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History of Neurology
November 2000

Bartolomeo Panizza and the Discovery of the Brain's Visual Center

Author Affiliations

From the Institute of Neurology, IRCCS Maggiore Hospital, University of Milan Medical School, Milan (Drs Zago, Scarlato, and Silani), and University of Padua, Padua (Dr Nurra), Italy.

 

CHRISTOPHER G.GOETZMD

Arch Neurol. 2000;57(11):1642-1648. doi:10.1001/archneur.57.11.1642
Abstract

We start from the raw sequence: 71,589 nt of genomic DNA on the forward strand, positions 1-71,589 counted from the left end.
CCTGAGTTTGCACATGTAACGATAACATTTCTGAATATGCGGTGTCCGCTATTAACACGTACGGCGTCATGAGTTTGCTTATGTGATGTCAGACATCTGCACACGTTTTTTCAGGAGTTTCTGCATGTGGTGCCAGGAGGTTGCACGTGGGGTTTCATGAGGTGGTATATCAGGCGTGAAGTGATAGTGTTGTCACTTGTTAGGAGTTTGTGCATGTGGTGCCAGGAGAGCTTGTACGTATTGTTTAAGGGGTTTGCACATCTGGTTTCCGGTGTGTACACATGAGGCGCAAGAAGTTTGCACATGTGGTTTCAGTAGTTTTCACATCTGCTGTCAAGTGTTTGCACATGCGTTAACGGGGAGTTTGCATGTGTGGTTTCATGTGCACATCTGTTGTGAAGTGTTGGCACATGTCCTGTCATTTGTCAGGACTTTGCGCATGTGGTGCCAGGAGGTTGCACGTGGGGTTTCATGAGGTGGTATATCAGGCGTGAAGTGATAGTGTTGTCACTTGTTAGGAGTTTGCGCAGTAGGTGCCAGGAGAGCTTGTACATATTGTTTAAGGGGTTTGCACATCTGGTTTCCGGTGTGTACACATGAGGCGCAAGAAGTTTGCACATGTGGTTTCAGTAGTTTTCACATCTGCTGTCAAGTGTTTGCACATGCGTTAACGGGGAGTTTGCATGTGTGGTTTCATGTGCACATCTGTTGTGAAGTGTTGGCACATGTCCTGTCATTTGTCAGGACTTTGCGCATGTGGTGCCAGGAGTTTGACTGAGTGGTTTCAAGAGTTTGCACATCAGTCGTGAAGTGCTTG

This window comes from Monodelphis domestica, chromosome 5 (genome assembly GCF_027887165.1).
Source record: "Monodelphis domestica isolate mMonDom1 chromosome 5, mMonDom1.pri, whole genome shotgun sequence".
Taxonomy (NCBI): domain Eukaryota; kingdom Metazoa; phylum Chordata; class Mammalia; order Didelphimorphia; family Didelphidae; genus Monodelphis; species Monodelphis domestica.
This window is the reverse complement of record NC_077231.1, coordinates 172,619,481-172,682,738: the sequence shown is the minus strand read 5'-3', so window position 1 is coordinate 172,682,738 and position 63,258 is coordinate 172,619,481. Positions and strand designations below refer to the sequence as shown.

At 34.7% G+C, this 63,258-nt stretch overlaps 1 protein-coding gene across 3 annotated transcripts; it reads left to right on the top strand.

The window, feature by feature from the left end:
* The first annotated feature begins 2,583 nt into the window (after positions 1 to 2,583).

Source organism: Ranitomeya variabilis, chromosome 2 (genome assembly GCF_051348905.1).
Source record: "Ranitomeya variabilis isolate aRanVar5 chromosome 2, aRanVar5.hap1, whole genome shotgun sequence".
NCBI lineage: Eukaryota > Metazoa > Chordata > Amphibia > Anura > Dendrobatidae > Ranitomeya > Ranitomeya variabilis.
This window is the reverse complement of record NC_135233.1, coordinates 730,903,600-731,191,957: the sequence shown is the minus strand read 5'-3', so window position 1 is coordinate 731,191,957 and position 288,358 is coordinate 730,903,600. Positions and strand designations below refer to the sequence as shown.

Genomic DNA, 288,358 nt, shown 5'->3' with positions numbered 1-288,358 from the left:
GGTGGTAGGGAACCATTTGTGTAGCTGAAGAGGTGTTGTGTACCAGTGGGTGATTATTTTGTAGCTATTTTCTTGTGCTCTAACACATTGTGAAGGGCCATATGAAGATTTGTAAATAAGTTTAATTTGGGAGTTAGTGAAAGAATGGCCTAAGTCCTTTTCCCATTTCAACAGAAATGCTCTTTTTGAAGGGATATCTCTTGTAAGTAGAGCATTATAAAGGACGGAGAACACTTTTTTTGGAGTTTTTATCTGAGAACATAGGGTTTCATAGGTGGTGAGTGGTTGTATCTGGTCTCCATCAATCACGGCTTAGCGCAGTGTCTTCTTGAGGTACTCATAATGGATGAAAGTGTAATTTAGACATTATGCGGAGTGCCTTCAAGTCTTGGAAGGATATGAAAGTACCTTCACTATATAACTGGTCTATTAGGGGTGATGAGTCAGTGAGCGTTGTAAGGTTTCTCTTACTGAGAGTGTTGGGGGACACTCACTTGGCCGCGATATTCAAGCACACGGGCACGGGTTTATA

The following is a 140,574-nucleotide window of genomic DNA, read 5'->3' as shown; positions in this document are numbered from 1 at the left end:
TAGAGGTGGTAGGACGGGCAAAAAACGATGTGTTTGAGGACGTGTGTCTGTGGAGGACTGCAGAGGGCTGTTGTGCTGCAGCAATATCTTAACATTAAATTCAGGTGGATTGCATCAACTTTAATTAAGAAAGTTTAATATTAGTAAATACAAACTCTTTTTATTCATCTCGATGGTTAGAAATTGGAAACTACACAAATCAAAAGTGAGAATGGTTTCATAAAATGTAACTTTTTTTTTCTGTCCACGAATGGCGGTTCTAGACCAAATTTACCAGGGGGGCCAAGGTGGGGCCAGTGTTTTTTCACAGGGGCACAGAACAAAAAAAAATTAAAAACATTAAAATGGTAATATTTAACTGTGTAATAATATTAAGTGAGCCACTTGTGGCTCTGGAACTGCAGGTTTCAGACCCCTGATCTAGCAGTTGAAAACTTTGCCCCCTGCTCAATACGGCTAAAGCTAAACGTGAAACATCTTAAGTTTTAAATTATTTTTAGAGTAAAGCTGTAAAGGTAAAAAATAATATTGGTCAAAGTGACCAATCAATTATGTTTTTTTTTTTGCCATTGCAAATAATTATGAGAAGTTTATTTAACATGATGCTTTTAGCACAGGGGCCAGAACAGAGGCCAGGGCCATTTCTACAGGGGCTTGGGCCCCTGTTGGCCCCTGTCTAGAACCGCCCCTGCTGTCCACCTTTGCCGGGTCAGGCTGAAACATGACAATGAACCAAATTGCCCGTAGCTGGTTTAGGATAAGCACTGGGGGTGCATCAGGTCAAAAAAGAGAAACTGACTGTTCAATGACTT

In his work entitled "Osservazioni sul nervo ottico" (Observations on the Optic Nerve) published in 1855, Bartolomeo Panizza macroscopically traced the visual projection from the optic nerve to the cerebral structures, establishing the posterior cortex as the center for vision. This achievement was largely ignored by Panizza's contemporaries, and many years passed before his research was accorded the credit it deserved. This article provides both a profile of this eminent anatomo-physiologist and a historical reconstruction of the troubled course of his pioneering observations on the central pathway of the optic nerve.

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